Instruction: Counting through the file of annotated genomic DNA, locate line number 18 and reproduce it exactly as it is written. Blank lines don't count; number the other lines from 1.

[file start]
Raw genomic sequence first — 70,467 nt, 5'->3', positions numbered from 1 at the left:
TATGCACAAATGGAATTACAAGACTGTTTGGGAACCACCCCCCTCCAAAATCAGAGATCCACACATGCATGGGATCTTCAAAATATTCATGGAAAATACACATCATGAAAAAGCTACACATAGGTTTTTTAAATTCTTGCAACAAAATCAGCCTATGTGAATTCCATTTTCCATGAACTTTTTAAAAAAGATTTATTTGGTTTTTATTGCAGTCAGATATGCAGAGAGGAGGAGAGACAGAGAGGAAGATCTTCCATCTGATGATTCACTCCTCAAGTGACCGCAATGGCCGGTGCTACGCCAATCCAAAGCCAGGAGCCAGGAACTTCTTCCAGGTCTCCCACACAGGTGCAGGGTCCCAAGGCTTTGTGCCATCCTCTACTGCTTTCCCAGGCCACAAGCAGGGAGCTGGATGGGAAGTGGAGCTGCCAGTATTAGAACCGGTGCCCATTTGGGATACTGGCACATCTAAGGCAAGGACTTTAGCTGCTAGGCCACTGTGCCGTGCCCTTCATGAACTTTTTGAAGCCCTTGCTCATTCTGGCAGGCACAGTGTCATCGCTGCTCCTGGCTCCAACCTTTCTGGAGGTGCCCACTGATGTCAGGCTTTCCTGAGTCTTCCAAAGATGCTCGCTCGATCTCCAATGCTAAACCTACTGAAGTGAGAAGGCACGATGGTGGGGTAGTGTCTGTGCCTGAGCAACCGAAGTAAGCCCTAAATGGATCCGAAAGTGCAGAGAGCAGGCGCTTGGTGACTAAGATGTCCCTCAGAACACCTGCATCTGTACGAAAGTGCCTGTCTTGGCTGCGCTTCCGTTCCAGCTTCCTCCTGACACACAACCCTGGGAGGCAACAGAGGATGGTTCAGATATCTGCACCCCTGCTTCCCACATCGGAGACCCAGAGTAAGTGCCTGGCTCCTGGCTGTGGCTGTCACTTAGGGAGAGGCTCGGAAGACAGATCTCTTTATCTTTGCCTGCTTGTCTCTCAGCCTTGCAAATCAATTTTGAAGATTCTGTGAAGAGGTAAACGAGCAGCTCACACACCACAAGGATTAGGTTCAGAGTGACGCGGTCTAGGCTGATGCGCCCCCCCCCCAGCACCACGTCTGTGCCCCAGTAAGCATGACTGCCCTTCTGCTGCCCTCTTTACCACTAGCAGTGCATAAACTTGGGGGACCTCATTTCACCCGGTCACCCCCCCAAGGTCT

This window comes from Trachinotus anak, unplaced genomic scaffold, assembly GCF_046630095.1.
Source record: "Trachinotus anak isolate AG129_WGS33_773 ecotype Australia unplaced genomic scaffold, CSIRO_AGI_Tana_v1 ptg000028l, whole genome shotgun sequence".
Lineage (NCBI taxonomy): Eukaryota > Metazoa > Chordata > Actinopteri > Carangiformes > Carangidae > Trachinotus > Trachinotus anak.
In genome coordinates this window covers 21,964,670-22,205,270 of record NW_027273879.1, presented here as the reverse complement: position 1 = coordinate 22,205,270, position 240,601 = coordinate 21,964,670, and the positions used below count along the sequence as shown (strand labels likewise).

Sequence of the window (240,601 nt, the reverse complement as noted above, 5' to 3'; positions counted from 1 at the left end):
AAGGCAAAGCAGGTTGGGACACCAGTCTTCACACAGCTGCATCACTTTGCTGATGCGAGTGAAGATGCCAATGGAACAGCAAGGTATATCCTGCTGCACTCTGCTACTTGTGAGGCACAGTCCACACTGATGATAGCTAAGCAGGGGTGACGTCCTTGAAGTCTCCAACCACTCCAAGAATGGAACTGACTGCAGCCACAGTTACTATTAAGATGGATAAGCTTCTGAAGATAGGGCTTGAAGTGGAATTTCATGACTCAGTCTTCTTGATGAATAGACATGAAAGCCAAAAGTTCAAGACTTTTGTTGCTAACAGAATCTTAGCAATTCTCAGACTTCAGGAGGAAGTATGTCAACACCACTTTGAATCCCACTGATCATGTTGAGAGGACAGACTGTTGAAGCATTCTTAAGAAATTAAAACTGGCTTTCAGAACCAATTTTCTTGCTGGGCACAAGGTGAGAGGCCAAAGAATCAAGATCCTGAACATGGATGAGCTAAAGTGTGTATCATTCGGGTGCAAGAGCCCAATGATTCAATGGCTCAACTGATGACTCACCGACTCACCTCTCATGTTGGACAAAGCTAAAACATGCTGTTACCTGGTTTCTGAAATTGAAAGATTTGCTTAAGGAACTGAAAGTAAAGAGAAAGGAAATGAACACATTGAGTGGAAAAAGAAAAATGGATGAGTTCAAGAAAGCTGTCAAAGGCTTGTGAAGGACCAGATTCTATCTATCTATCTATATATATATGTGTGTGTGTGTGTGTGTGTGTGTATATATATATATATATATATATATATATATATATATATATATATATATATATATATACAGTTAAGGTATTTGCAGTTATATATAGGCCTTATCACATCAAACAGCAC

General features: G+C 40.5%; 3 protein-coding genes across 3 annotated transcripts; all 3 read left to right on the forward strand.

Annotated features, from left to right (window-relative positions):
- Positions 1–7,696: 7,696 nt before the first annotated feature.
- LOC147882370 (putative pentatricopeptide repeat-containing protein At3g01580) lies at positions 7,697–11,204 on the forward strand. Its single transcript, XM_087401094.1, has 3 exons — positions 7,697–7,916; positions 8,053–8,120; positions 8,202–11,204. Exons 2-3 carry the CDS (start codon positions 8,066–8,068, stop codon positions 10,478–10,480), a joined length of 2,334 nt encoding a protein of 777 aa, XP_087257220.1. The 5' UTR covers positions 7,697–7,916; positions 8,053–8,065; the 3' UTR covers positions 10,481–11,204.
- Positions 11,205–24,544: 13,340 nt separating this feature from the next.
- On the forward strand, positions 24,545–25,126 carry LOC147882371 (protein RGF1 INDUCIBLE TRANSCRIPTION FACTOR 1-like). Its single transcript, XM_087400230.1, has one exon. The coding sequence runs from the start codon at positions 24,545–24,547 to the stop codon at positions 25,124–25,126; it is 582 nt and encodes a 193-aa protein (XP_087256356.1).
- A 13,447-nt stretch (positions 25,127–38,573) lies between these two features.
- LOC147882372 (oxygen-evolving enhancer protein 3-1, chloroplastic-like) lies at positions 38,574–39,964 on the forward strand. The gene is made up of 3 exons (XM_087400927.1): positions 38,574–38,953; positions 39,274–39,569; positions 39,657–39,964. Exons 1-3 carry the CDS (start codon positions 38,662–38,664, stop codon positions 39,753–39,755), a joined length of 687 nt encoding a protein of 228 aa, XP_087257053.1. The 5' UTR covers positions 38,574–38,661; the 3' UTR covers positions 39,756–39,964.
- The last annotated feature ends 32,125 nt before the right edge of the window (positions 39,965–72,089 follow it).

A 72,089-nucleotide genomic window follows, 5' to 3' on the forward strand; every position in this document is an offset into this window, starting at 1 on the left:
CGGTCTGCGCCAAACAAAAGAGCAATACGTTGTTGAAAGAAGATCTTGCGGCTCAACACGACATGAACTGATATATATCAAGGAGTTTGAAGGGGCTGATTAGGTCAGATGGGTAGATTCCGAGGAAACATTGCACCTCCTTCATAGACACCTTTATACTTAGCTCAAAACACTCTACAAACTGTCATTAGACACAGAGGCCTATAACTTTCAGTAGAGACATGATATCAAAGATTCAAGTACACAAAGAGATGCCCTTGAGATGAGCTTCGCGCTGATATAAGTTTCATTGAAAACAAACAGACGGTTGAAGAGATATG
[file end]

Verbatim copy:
A 72,089-nucleotide genomic window follows, 5' to 3' on the forward strand; every position in this document is an offset into this window, starting at 1 on the left: